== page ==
When something harmful or irritating affects a part of our body, there is a biological response to try to remove it. Inflammation can be uncomfortable, but it means that the body is starting to heal itself.
June 26, 2019
Oh, the struggles of committing to a workout/fitness routine. More than the lifts and the sweat you need to let out, it’s also a daily battle -- a love-hate relationship -- every time you wake up and realize it’s your gym day. You always find yourself asking, “should I go or should I call it off?”.
Ask around. Most of us do that.
Lack of motivation? Most likely. But sometimes, it’s the pains that come with the gains.
“To see results, we have to workout hard.” That’s what they all say. It’s true, though. But sometimes we tend to go beyond our limits just to see immediate results. Your body says no, but your mind says “you can still do it! One more set!”.
You may be mentally, but our bodies can only take so much. And that’s where the problem comes in.
We wake up and we can’t move a part of our body properly. We often take comfort by convincing ourselves that that’s just a natural aftermath of last night’s workout-done-well. It can be partly true, but in most cases, it’s a clear sign of a nerve glitch. You went over and beyond.
Take it easy.
Thinking of skipping gym day? Don’t worry. No judgment! Here are light impact exercises/workout routines that you can do that can give the same effect to your existing heavy-lifting, muscle-exhausting workout routine:
Swimming. A great low-impact option that still torches calories. Buoyancy in the water reduces stress on your body by helping to support your weight. Swimming incorporates cardio, strength, and flexibility in one workout.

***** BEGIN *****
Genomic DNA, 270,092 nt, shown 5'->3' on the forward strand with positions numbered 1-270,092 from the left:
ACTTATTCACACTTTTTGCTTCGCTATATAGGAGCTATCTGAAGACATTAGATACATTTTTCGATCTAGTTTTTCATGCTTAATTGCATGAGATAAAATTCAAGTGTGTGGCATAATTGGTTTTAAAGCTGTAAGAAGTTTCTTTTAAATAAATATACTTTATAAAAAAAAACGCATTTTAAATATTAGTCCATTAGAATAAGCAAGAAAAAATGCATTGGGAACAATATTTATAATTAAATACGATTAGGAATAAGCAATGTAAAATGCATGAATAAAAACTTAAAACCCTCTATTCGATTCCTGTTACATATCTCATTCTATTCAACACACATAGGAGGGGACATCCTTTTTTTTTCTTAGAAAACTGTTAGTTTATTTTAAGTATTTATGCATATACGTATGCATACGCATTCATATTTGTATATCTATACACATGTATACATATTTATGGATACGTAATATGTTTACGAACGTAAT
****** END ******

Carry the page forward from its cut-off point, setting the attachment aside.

Cycling. Bicycling and stationary cycling are also easy on your joints. Recumbent exercise bikes are better for beginners, as they offer more back support.
Walking up the stairs. An incredibly intense workout and a great way to get your heart rate up. If you're a beginner, try adding a few minutes of stairclimbing to your usual workout or hop on the stepmill at the gym for a quick five minutes towards the end of your workout. You'll find you don't have to go very fast to get your heart rate up.
Push-ups and sit-ups. In exchange to your strength training of carrying weights, push-ups can be a great alternative since you will just be carrying your own weight; maintain your core workout by doing 20-50 sit-ups daily.
If these simple routines are too simple for you, then it’s okay to return to your usual day at the gym. Just make sure that you know when to stop. Don’t wait until you can’t do it anymore!
But on those days that you feel like doing things lightly, then consider the alternatives given above. To help with your routine, make sure that you stack up on vitamin B complex - essential for the health of the brain, muscles, and nervous system.
Go for less pain yet more gains. Now, work it out!